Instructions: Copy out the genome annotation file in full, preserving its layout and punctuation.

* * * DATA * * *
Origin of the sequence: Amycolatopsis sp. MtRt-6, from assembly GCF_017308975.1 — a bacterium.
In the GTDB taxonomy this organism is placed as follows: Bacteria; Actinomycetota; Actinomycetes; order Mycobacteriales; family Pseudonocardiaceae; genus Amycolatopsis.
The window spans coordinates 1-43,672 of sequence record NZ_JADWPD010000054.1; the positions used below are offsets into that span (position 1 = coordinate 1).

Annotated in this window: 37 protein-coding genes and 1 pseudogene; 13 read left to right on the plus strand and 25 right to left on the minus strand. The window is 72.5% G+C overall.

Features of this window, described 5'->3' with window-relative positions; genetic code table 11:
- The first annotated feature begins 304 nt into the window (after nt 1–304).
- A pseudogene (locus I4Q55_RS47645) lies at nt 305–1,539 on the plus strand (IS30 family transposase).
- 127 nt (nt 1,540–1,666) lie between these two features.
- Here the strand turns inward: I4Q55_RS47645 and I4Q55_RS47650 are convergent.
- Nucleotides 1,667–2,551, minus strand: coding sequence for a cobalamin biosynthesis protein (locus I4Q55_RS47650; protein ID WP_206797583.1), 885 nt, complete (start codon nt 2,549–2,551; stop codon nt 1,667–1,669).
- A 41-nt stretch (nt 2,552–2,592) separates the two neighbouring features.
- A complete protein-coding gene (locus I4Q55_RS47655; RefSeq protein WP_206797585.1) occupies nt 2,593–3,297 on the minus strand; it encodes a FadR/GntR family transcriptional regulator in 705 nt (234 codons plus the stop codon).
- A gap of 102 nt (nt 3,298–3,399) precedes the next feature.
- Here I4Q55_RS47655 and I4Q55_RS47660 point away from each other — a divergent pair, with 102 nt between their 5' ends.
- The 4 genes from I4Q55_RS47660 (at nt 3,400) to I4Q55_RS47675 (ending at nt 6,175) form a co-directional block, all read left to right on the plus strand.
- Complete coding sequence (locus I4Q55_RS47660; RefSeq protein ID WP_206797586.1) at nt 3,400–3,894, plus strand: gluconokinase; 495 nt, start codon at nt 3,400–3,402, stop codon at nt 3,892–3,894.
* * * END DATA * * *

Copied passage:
Origin of the sequence: Amycolatopsis sp. MtRt-6, from assembly GCF_017308975.1 — a bacterium.
In the GTDB taxonomy this organism is placed as follows: Bacteria; Actinomycetota; Actinomycetes; order Mycobacteriales; family Pseudonocardiaceae; genus Amycolatopsis.
The window spans coordinates 1-43,672 of sequence record NZ_JADWPD010000054.1; the positions used below are offsets into that span (position 1 = coordinate 1).

Annotated in this window: 37 protein-coding genes and 1 pseudogene; 13 read left to right on the plus strand and 25 right to left on the minus strand. The window is 72.5% G+C overall.

Features of this window, described 5'->3' with window-relative positions; genetic code table 11:
- The first annotated feature begins 304 nt into the window (after nt 1–304).
- A pseudogene (locus I4Q55_RS47645) lies at nt 305–1,539 on the plus strand (IS30 family transposase).
- 127 nt (nt 1,540–1,666) lie between these two features.
- Here the strand turns inward: I4Q55_RS47645 and I4Q55_RS47650 are convergent.
- Nucleotides 1,667–2,551, minus strand: coding sequence for a cobalamin biosynthesis protein (locus I4Q55_RS47650; protein ID WP_206797583.1), 885 nt, complete (start codon nt 2,549–2,551; stop codon nt 1,667–1,669).
- A 41-nt stretch (nt 2,552–2,592) separates the two neighbouring features.
- A complete protein-coding gene (locus I4Q55_RS47655; RefSeq protein WP_206797585.1) occupies nt 2,593–3,297 on the minus strand; it encodes a FadR/GntR family transcriptional regulator in 705 nt (234 codons plus the stop codon).
- A gap of 102 nt (nt 3,298–3,399) precedes the next feature.
- Here I4Q55_RS47655 and I4Q55_RS47660 point away from each other — a divergent pair, with 102 nt between their 5' ends.
- The 4 genes from I4Q55_RS47660 (at nt 3,400) to I4Q55_RS47675 (ending at nt 6,175) form a co-directional block, all read left to right on the plus strand.
- Complete coding sequence (locus I4Q55_RS47660; RefSeq protein ID WP_206797586.1) at nt 3,400–3,894, plus strand: gluconokinase; 495 nt, start codon at nt 3,400–3,402, stop codon at nt 3,892–3,894.